Kate’s Advice- Make the topping first. Your apples won’t turn brown that way.

Heat oven to 375°. Butter a 8″square baking dish, or equivalent and set aside.

For the topping:

3/4 c. AP flour
3 T. brown sugar
1 T. white sugar
2 T. crystallized ginger (I chopped mine fine- it would have been WAY chunky otherwise)
1/4 t. salt (omit if you use salted butter)
1/2 t. cinnamon
4 T. butter, cut into chunks

Mix all ingredients except butter in a bowl. Work the butter into the flour mixture with your fingers until it’s relatively chunky. Don’t mix it down to a fine sand. Chill until ready to use.

5 medium apples, peeled, cored and sliced
1 T. white sugar
1 T. AP flour

Toss apples with flour and sugar and place in baking dish. Sprinkle topping over the apples and bake for 30-40 minutes or until filling is bubbly and top is browned.

A reminder of glorious October

October 28th, 2009 | 6 Comments »

I should have known. Us Minnesotans wrote the book on the phrase ‘If you don’t like the weather, wait a minute.’

Right on time, at the heels of my dreary October report, came a smashingly beautiful Fall day; just in time to lift spirits across the city, to pour sunshine down on the deprived and saddened. It was blinding. It felt hot. Car interiors warmed up and jackets were shed. Lots of skin came out to say ‘Hello’, to welcome the sun.

And while most of the city wandered around in a daze, strangers smiling at each other with lots of contented sighs, I escaped.

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Just a few short months ago, that deck was covered in soggy footprints, soaked towels, half empty sunscreen bottles, juice boxes, a few toys, often a stray lifejacket and maybe a wet child or two. It held chairs that held bodies that held hair off their warms necks and cold drinks in hand. The deck groaned under the weight of languid summer days, resplendent in the hot sun. And the lake laughed up at the blue sky, at the boats skipping across it’s surface and popped up a turtle or two to take stock, or a loon that just as quickly dove for cooler waters beneath. At night, the waters slept, still as glass, covered occasionally in a gentle fog, as the rubber band snap of bullfrogs sang harmonious shoreline lullabies. Idyllic barely does it justice. And it always ends far too soon.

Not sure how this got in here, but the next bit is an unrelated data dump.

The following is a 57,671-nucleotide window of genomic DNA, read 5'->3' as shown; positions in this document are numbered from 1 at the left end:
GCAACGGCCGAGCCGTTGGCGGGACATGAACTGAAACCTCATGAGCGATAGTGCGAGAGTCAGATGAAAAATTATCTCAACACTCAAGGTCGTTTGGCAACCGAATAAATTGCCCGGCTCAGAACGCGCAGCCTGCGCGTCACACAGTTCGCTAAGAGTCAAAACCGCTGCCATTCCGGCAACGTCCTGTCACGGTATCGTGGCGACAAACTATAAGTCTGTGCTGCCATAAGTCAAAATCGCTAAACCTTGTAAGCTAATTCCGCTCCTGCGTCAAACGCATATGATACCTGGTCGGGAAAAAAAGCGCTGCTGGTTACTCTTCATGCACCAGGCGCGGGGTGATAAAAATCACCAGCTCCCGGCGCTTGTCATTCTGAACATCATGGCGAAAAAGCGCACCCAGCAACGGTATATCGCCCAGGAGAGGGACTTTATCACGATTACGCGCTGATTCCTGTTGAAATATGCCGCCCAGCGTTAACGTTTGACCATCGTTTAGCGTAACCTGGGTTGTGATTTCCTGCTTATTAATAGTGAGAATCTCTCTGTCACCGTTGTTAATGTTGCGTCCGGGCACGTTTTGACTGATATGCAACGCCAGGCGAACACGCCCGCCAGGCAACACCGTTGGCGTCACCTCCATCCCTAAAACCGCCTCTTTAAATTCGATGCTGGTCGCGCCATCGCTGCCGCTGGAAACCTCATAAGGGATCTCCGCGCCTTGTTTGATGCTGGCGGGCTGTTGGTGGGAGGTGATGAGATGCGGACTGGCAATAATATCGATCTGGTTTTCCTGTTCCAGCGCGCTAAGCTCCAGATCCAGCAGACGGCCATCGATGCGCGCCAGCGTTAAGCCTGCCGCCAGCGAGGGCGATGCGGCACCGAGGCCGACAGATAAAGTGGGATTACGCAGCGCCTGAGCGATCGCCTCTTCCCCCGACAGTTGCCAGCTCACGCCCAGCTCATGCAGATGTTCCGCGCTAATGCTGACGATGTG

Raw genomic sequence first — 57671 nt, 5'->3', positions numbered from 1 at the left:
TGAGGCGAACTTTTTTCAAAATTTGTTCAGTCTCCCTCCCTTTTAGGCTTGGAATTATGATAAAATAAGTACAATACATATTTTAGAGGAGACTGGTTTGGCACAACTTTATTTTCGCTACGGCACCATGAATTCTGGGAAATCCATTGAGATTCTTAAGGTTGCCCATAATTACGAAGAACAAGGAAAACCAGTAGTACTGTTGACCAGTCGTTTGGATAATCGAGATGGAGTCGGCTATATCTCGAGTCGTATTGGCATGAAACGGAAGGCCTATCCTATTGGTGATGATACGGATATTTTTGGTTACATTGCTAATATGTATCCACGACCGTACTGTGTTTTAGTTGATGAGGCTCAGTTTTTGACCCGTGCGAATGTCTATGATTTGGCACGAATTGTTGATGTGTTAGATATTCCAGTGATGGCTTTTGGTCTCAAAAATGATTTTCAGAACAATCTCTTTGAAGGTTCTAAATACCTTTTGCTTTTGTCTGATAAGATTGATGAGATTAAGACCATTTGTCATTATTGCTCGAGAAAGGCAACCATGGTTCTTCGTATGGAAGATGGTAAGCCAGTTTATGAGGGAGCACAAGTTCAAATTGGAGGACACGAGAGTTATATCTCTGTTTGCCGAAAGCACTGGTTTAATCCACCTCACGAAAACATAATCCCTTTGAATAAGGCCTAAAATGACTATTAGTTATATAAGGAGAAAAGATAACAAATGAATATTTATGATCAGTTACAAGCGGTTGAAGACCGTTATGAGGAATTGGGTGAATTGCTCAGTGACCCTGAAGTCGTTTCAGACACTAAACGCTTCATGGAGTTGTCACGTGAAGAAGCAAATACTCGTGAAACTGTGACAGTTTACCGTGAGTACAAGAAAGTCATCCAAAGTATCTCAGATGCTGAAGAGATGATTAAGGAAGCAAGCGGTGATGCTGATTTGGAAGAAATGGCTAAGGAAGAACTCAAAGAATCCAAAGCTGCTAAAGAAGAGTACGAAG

But now, it’s just empty, save for the few hardy anglers, a lazy boat or two that holds tight to the remaining light and good weather and maybe the eagle, if he’s fishing today. Still, in it’s emptiness, and the solitude that tends to follow Labor Day like a reluctant puppy, Loveless Lake retains it’s beauty in entirely different ways, and offers a means to escape just once more before it settles down for a long winter’s nap.

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And I settle in, pulling a bag of two of food with me and some warm clothing. The furnace kicks out it’s cozy heat and a few candles lead the daylight hours into night. I settle into the profound silence with a good book or two, some music and the need to just be me for a day or two. To hike and sit on a stone overlooking the St.Croix River, or to just stare at the water outside. Maybe I’ll do nothing at all. Stay in my pajamas all day and drink coffee, invite the muse to visit and tap away until it’s satisfied. I might rake leaves and lay among the crunch. There certainly should be a nap on the sofa, a good snack. And a bonfire as the sun disappears over the tree line. The bed is piled with blankets and I turn off the furnace at night, hunkering down under the weight that lulls me to sleep. I think about nothing at all. And everything, but really, it’s nothing. Winter is coming and this will end for several months. I won’t be able to walk down the hill, with the water winking an invitation at me beyond the corner of the cabin. There won’t be the giddy anticipation of a weekend with my nieces and nephews, racing around the water in the boat, dragging an inner-tube with a shrieking child holding on for dear life. It will end, with the last drop of water drained from the water heater, and the final look around before the car door slams on yet another season.

It’s always bittersweet.

Wine poached prune plums

September 26th, 2009 | 6 Comments »

Stone fruits are fickle little things. They can be at once a juicy sweet perfection, and yet also a rock hard, gritty and sour disappointment. They taunt us endlessly with their possibilities, rarely consistent and yet so tempting.

The tiny purple Italian prune plum has the means to bridge this gap between hope and despair in the mere fact that it simply begs to be cooked in order to reach full enjoyment. The flesh when raw is acceptable; it’s fairly sweet with a decent amount of juice, but given just a brief turn in a warm skillet and it becomes something sublime and intoxicating. Poach it with some deep red wine and the experience soars.